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Article
Publication date: 19 July 2011

Xuezhu Bai and William Roberts

This paper aims at building up a comprehensive framework for integrating existing leadership theories from the perspective of Taoism, the well‐known oriental philosophy…

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4472

Abstract

Purpose

This paper aims at building up a comprehensive framework for integrating existing leadership theories from the perspective of Taoism, the well‐known oriental philosophy, characterized by a dialectic thinking system. With sufficient evidence demonstrated, it argues that a Taoism‐oriented model of leadership offers a complementary lens, through which leadership insights can be deepened, and may serve as an effective tool for adaptive leaders in a world where change is the only constant.

Design/methodology/approach

Through an in‐depth analysis of the principles of Taoism, and the concepts of leadership studies, it establishes a Taoism‐oriented model of leadership to integrate the current major schools of leadership studies.

Findings

The model of traits of successful leaders based on Taoism has satisfactorily solved the conflicts between different perspectives of leadership studies and provided a dynamic framework to guide leaders to keep up with the organizational changes.

Research limitations/implications

The paper is only a rudimentary one that needs further exploration: for example, when external contexts of leadership are introduced, the current model would appear, in different patterns, to accommodate greater contextual complexities.

Practical implications

The model of traits of successful leaders based on Taoism will contribute to a greater understanding of an organization for different leadership styles. It will potentially serve as an effective tool for the selection of appropriate leaders for an organization and for building up an effective leadership team to accommodate the rapid changes of the organization.

Originality/value

This paper is an initial attempt to bridge leadership studies of east and west via the perspective of Taoism, which contributes to an integrating framework to accommodate different schools of leadership studies.

Details

Journal of Management Development, vol. 30 no. 7/8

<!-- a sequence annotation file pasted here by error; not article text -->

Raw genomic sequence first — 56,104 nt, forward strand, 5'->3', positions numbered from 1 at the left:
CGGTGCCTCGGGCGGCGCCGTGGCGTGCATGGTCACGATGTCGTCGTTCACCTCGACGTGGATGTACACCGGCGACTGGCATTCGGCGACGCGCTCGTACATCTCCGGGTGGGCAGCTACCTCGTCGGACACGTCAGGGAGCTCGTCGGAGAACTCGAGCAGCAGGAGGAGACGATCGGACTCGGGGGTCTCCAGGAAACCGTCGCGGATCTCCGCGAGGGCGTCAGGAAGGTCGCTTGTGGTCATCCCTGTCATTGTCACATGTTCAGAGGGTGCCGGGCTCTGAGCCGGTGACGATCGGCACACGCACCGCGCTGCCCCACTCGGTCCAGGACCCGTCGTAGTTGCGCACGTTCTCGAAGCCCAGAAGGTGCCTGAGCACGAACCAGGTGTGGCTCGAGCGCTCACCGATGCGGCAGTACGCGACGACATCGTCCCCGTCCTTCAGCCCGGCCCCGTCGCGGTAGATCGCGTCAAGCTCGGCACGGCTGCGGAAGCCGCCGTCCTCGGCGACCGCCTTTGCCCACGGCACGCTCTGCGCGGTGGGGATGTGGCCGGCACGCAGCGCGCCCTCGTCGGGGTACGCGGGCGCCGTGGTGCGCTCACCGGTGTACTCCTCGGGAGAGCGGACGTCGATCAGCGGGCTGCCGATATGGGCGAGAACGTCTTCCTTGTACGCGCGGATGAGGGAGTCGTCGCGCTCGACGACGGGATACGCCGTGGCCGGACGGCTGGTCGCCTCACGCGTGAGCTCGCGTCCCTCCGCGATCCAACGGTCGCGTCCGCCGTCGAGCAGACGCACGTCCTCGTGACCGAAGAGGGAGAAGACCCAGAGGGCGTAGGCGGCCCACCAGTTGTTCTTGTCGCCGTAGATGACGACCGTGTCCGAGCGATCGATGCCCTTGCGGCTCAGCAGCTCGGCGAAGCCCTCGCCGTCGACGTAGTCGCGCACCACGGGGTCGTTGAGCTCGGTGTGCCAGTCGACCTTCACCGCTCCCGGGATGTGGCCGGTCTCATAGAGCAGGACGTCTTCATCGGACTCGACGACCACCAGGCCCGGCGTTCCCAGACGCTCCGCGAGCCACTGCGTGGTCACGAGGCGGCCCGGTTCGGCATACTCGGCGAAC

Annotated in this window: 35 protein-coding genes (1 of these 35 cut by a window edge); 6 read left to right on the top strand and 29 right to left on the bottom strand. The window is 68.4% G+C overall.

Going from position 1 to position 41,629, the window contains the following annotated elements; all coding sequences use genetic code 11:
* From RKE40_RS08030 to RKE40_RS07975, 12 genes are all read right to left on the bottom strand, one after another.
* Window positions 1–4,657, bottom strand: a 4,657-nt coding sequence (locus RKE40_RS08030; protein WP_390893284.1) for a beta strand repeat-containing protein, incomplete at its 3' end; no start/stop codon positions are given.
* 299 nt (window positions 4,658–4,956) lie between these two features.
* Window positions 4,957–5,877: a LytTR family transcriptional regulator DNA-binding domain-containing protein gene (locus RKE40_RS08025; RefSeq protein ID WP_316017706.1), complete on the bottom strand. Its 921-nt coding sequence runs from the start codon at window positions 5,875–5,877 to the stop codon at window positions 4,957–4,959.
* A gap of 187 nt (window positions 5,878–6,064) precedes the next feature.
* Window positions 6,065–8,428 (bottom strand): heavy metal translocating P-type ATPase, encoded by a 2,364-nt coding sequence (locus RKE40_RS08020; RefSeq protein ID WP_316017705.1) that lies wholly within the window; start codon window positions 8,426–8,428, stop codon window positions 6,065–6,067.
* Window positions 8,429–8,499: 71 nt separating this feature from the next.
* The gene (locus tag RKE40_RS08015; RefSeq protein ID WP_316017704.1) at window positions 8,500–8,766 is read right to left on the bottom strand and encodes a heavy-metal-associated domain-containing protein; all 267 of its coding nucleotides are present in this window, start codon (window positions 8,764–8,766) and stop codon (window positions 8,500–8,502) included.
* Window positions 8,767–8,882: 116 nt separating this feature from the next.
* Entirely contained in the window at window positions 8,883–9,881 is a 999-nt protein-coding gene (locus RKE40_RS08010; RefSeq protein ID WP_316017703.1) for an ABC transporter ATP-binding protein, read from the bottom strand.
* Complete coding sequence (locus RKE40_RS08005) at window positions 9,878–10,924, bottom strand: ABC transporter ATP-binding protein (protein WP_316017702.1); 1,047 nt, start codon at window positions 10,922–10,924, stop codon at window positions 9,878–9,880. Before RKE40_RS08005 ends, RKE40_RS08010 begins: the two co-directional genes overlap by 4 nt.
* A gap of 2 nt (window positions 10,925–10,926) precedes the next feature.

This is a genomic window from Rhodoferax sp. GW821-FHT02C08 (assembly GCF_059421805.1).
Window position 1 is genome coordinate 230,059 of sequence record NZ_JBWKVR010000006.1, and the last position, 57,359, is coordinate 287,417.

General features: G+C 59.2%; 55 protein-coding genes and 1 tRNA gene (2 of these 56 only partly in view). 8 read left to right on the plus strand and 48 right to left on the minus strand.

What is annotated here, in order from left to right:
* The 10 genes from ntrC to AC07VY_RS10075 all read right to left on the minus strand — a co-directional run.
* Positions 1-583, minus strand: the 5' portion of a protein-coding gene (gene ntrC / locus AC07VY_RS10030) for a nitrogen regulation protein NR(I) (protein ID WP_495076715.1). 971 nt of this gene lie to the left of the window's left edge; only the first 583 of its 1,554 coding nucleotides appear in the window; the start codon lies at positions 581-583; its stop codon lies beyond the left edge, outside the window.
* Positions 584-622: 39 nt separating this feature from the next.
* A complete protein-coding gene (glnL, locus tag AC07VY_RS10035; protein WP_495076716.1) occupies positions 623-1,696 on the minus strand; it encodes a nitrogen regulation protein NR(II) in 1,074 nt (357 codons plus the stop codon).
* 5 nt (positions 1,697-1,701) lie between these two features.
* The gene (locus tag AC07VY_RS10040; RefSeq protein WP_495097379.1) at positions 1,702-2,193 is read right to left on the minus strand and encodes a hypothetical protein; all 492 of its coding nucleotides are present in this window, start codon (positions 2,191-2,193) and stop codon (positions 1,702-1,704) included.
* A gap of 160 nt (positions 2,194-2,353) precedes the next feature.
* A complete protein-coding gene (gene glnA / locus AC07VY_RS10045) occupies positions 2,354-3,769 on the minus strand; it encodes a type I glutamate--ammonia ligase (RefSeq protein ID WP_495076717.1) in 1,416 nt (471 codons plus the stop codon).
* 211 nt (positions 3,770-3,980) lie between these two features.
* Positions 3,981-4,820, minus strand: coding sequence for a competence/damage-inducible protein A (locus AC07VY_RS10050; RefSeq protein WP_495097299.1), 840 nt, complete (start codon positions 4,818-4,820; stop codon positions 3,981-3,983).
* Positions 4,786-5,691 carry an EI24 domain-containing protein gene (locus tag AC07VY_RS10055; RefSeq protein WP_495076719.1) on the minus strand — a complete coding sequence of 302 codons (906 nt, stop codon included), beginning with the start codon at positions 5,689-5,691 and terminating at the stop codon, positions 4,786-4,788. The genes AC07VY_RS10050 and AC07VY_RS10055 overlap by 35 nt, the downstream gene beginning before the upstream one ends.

Type: Research Article
ISSN: 0262-1711

Keywords

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Article
Publication date: 19 July 2011

Henri‐Claude de Bettignies, Po Keung Ip, Xuezhu Bai, André Habisch and Gilbert Lenssen

This paper aims to provide an overview of this special issue.

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1858

Abstract

Purpose

This paper aims to provide an overview of this special issue.

Design/methodology/approach

The guest editorial introduces the papers in this special issue, focusing on practical wisdom for management from the Chinese classical traditions.

Findings

Chinese culture increasingly will permeate international culture and move from peripheral to mainstream status. To ignore this in management education would be a grave oversight.

Originality/value

The issue offers insights into the value of practical wisdom from Confucianism, the origins of Chinese classical trditions and Daoism, and the various streams of thought within the classical Chinese traditions and their contemporary relevance.

Details

Journal of Management Development, vol. 30 no. 7/8
Type: Research Article
ISSN: 0262-1711

Keywords

Content available
Article
Publication date: 19 July 2011

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547

Abstract

Details

Journal of Management Development, vol. 30 no. 7/8
Type: Research Article
ISSN: 0262-1711

To view the access options for this content please click here
Article
Publication date: 19 July 2011

Benoit Vermander

This article aims at showing that the relationship between Chinese classical wisdoms and managerial practices should not be reduced to the establishment of an “art of war”…

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1185

Abstract

Purpose

This article aims at showing that the relationship between Chinese classical wisdoms and managerial practices should not be reduced to the establishment of an “art of war” applicable to management practices, but should rather be understood as an ever‐evolving work of critical reinterpretation, so as to liberate the creative and strategic potential that this tradition embodies.

Design/methodology/approach

It does so by critically deconstructing the question of the “relevance” of Chinese wisdom for managerial practices, by assessing the way contemporary Sinology understands and interprets the concept of “Chinese wisdom”, and by designing a strategy for applying these insights to managerial education.

Findings

It thus shows that only historical contextualization and textual studies can ground an understanding of Chinese tradition applicable to managerial education.

Practical implications

By doing so, it helps educators to re‐anchor managerial education into the field and methodologies of humanities studies.

Originality/value

It thus goes against the utilitarian and over‐simplified syntheses of Chinese thought that are currently dominant in the managerial literature about China, and proposes new ways for making the study of China a channel through which to develop in our students a sense of relativity, complexity and empathy applicable to an array of cultural contexts.

Details

Journal of Management Development, vol. 30 no. 7/8
Type: Research Article
ISSN: 0262-1711

Keywords

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